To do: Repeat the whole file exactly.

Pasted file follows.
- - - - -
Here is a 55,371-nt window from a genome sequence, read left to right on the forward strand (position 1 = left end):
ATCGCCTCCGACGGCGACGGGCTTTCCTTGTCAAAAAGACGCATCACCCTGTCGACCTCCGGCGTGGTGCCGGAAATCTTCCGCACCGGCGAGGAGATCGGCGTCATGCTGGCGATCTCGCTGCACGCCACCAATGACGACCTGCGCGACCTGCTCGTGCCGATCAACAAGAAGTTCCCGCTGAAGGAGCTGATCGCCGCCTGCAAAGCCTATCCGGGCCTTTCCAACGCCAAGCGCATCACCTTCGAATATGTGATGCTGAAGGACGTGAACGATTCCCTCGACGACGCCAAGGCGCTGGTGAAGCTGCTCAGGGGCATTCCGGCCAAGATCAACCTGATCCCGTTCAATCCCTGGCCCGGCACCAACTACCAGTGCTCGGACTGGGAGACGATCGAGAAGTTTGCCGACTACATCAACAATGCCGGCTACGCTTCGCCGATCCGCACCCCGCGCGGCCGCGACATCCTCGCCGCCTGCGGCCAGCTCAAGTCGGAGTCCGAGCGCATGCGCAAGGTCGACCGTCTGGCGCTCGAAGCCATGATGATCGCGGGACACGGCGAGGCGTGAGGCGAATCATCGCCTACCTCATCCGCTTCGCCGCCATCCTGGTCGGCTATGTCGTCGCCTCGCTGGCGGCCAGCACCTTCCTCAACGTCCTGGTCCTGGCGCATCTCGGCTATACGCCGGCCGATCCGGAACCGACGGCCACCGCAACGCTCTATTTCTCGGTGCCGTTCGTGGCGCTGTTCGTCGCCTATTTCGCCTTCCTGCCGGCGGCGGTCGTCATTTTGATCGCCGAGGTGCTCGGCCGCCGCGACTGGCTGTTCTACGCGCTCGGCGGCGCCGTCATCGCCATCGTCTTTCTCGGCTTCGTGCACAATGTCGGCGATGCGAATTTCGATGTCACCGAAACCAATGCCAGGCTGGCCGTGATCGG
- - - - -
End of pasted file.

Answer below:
Here is a 55,371-nt window from a genome sequence, read left to right on the forward strand (position 1 = left end):
ATCGCCTCCGACGGCGACGGGCTTTCCTTGTCAAAAAGACGCATCACCCTGTCGACCTCCGGCGTGGTGCCGGAAATCTTCCGCACCGGCGAGGAGATCGGCGTCATGCTGGCGATCTCGCTGCACGCCACCAATGACGACCTGCGCGACCTGCTCGTGCCGATCAACAAGAAGTTCCCGCTGAAGGAGCTGATCGCCGCCTGCAAAGCCTATCCGGGCCTTTCCAACGCCAAGCGCATCACCTTCGAATATGTGATGCTGAAGGACGTGAACGATTCCCTCGACGACGCCAAGGCGCTGGTGAAGCTGCTCAGGGGCATTCCGGCCAAGATCAACCTGATCCCGTTCAATCCCTGGCCCGGCACCAACTACCAGTGCTCGGACTGGGAGACGATCGAGAAGTTTGCCGACTACATCAACAATGCCGGCTACGCTTCGCCGATCCGCACCCCGCGCGGCCGCGACATCCTCGCCGCCTGCGGCCAGCTCAAGTCGGAGTCCGAGCGCATGCGCAAGGTCGACCGTCTGGCGCTCGAAGCCATGATGATCGCGGGACACGGCGAGGCGTGAGGCGAATCATCGCCTACCTCATCCGCTTCGCCGCCATCCTGGTCGGCTATGTCGTCGCCTCGCTGGCGGCCAGCACCTTCCTCAACGTCCTGGTCCTGGCGCATCTCGGCTATACGCCGGCCGATCCGGAACCGACGGCCACCGCAACGCTCTATTTCTCGGTGCCGTTCGTGGCGCTGTTCGTCGCCTATTTCGCCTTCCTGCCGGCGGCGGTCGTCATTTTGATCGCCGAGGTGCTCGGCCGCCGCGACTGGCTGTTCTACGCGCTCGGCGGCGCCGTCATCGCCATCGTCTTTCTCGGCTTCGTGCACAATGTCGGCGATGCGAATTTCGATGTCACCGAAACCAATGCCAGGCTGGCCGTGATCGG